Don't worry; an endoscopy isn't as much of a bellyache as it sounds! In fact, they're generally not painful at all. Most patients experience some bloating during or after the procedures with minimal side effects beyond mild discomfort. Your doctor will be there to guide you every step of the way and answer any questions or concerns that arise.

Do Ulcers Cause Heartburn? Do Ulcer Cause Bad Breath?! Are Ulcers Curable (And More Uncomfortable Questions)?


While ulcers may seem like a minor inconvenience, they can actually cause a lot of problems throughout the digestive system and beyond. Patients suffering with stomach ulcers often experience heartburn and nausea. These symptoms are similar to GERD and often lead to aggravated indigestion when consuming spicy foods, fatty foods, carbs, and sugars.

The resulting build-up of stomach acid and bile can lead to tooth decay and bad breath -- all issues we'd like to avoid. The good news is that once diagnoses, peptic ulcers are fairly easy to treat. Stomach ulcers are curable with medical intervention. In fact, both gastric ulcers and duodenal ulcers are two of the few types of ulcers that can be cured completely.

Don't stock up on breath mints just yet. Explore treatment options for peptic ulcers so you can begin healing and recovery.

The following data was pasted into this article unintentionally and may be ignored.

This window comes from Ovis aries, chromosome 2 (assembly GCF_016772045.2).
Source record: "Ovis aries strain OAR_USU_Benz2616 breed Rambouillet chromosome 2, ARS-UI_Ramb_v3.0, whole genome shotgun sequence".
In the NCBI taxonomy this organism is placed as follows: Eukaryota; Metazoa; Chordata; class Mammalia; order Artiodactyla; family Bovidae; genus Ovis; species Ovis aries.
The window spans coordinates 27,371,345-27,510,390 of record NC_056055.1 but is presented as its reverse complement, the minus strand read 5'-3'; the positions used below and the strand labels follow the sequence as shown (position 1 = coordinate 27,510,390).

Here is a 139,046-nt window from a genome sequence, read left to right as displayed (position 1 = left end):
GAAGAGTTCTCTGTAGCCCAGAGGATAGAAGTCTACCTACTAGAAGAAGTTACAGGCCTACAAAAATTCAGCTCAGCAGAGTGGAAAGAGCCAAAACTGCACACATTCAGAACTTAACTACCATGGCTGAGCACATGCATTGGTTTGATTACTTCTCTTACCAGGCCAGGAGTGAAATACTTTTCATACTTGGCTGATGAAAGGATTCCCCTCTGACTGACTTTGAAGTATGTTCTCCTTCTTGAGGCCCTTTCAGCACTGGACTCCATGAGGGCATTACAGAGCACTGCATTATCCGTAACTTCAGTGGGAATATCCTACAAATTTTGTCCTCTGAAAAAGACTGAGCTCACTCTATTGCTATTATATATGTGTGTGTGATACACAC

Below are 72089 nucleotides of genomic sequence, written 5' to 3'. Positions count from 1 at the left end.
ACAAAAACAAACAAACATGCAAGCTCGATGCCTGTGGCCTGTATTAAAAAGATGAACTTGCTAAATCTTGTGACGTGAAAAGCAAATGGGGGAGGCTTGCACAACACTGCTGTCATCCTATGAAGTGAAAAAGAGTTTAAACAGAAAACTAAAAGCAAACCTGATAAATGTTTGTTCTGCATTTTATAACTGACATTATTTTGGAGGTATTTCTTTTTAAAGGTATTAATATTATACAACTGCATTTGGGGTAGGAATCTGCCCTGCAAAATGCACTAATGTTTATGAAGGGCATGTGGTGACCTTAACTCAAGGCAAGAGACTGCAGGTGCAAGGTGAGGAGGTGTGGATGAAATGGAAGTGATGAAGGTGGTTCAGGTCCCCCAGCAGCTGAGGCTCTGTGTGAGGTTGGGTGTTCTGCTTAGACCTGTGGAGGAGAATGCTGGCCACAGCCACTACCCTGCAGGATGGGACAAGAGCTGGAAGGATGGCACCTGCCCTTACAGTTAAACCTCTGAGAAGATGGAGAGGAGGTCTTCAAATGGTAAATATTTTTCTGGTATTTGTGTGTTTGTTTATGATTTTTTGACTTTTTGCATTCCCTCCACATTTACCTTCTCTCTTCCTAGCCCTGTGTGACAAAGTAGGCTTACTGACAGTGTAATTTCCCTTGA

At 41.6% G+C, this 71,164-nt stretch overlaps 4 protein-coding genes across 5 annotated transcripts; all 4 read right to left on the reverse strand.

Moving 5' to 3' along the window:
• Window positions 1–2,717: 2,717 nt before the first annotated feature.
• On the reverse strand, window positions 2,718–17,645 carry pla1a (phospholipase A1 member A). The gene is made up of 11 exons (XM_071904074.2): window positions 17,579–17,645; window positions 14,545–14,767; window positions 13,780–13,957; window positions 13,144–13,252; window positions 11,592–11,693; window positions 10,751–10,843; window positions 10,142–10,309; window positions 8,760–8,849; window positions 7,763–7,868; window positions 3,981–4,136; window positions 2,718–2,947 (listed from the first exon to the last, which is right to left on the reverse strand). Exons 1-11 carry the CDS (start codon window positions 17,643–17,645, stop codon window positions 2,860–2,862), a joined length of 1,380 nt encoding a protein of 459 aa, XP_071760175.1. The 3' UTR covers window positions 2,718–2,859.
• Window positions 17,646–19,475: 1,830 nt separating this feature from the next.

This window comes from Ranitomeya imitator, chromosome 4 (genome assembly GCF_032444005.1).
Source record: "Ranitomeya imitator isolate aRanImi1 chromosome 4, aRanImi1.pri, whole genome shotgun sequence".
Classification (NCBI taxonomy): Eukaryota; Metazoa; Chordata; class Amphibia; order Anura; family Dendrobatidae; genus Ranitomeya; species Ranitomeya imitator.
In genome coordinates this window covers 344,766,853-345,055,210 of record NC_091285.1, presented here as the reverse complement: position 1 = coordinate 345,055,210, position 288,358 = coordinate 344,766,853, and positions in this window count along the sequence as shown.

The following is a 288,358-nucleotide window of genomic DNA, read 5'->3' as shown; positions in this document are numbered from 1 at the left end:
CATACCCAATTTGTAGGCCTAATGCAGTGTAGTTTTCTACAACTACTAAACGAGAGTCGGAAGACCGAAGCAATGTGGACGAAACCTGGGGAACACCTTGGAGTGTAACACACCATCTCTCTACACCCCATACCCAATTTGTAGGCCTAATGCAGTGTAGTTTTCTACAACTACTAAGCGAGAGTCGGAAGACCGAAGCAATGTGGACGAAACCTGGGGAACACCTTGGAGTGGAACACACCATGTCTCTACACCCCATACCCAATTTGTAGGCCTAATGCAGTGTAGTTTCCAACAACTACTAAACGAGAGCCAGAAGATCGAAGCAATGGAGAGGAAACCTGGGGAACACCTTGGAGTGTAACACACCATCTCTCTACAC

Stomach Ulcer Treatment and Recovery


Treating stomach ulcers is typically a non-invasive process. Depending on the underlying cause, specific treatment will be recommended so you can make a full and complete recovery.

If H. pylori bacteria are found to be the cause of the ulcer, a combination of antibiotics are utilized to kill any harmful bacteria and restore a healthy gut microbiome. Antibiotics may include amoxicillin (Amoxil), clarithromycin (Biaxin), metronidazole (Flagyl), tinidazole (Tindamax), tetracycline, and levofloxacin.

Once antibiotic treatment has been completed, your doctor may recommend a follow-up routine of probiotic and prebiotic supplements to restore and strengthen your natural gut flora and encourage the growth of "good bacteria."

Medications that block acid production and promote recovery are also a viable treatments. These medications include proton pump inhibitors — also called PPIs — designed to reduce stomach acid by blocking the action of the parts of cells that produce. Most patients recognize these as heartburn relief agents, but these drugs can actually heal peptic ulcers when taken at the advice of a gastroenterologist. Prescription and over-the-counter medications are available including omeprazole (Prilosec), lansoprazole (Prevacid), rabeprazole (Aciphex), esomeprazole (Nexium), and pantoprazole (Protonix).

While side effects are minimal, your doctor may recommend a calcium supplement if taking the medication over a prolonged period. Calcium counteracts the risk of bone fracture that is occasionally heightened by high dosages of PPIs.

Other treatments include medications designed to reduce acid production along with OTC antacids for less severe cases of peptic ulcers. To protect the lining of the stomach, medications containing cytoprotective agents are sometimes recommended. These powerful medications shield the tissue of the stomach and small intestine to prevent scarring and damage.

Talk to a GI Doctor in Charlotte, NC Today


Stop ignoring what your gut may be telling you and start feeling better. Contact our amazing GI team to schedule an appointment.

Looking for more tummy-friendly tips? Check out 10 Superfoods That Support Gastrointestinal Health.